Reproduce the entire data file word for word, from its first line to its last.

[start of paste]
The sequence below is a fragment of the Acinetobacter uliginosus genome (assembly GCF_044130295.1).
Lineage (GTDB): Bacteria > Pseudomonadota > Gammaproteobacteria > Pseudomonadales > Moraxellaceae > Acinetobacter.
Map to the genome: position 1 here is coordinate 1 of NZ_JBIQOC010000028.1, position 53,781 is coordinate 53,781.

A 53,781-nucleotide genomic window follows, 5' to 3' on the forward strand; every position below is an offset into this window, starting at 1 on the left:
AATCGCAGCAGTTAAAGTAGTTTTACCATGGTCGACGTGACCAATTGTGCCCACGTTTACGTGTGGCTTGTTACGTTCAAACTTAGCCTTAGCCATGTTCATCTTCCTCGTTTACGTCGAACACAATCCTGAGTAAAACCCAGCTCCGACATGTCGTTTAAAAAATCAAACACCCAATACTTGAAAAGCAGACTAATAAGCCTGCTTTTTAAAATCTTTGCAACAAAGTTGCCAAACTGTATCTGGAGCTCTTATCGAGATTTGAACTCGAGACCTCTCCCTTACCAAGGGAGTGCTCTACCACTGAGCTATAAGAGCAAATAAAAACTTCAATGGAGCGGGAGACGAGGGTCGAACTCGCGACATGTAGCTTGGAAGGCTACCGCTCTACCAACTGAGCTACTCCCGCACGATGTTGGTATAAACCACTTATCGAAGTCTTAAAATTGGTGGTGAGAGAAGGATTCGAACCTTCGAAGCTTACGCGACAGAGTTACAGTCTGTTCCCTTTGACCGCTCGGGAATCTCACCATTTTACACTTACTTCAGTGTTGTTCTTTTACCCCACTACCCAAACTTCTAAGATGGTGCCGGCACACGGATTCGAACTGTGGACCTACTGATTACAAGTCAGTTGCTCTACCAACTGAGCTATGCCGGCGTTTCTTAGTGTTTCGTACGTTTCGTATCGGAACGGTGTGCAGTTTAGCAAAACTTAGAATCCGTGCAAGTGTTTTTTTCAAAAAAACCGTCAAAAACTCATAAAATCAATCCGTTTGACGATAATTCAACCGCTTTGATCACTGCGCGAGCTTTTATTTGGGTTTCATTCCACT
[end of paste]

The sequence below is a fragment of the Acinetobacter uliginosus genome (assembly GCF_044130295.1).
Lineage (GTDB): Bacteria > Pseudomonadota > Gammaproteobacteria > Pseudomonadales > Moraxellaceae > Acinetobacter.
Map to the genome: position 1 here is coordinate 1 of NZ_JBIQOC010000028.1, position 53,781 is coordinate 53,781.

A 53,781-nucleotide genomic window follows, 5' to 3' on the forward strand; every position below is an offset into this window, starting at 1 on the left:
AATCGCAGCAGTTAAAGTAGTTTTACCATGGTCGACGTGACCAATTGTGCCCACGTTTACGTGTGGCTTGTTACGTTCAAACTTAGCCTTAGCCATGTTCATCTTCCTCGTTTACGTCGAACACAATCCTGAGTAAAACCCAGCTCCGACATGTCGTTTAAAAAATCAAACACCCAATACTTGAAAAGCAGACTAATAAGCCTGCTTTTTAAAATCTTTGCAACAAAGTTGCCAAACTGTATCTGGAGCTCTTATCGAGATTTGAACTCGAGACCTCTCCCTTACCAAGGGAGTGCTCTACCACTGAGCTATAAGAGCAAATAAAAACTTCAATGGAGCGGGAGACGAGGGTCGAACTCGCGACATGTAGCTTGGAAGGCTACCGCTCTACCAACTGAGCTACTCCCGCACGATGTTGGTATAAACCACTTATCGAAGTCTTAAAATTGGTGGTGAGAGAAGGATTCGAACCTTCGAAGCTTACGCGACAGAGTTACAGTCTGTTCCCTTTGACCGCTCGGGAATCTCACCATTTTACACTTACTTCAGTGTTGTTCTTTTACCCCACTACCCAAACTTCTAAGATGGTGCCGGCACACGGATTCGAACTGTGGACCTACTGATTACAAGTCAGTTGCTCTACCAACTGAGCTATGCCGGCGTTTCTTAGTGTTTCGTACGTTTCGTATCGGAACGGTGTGCAGTTTAGCAAAACTTAGAATCCGTGCAAGTGTTTTTTTCAAAAAAACCGTCAAAAACTCATAAAATCAATCCGTTTGACGATAATTCAACCGCTTTGATCACTGCGCGAGCTTTTATTTGGGTTTCATTCCACT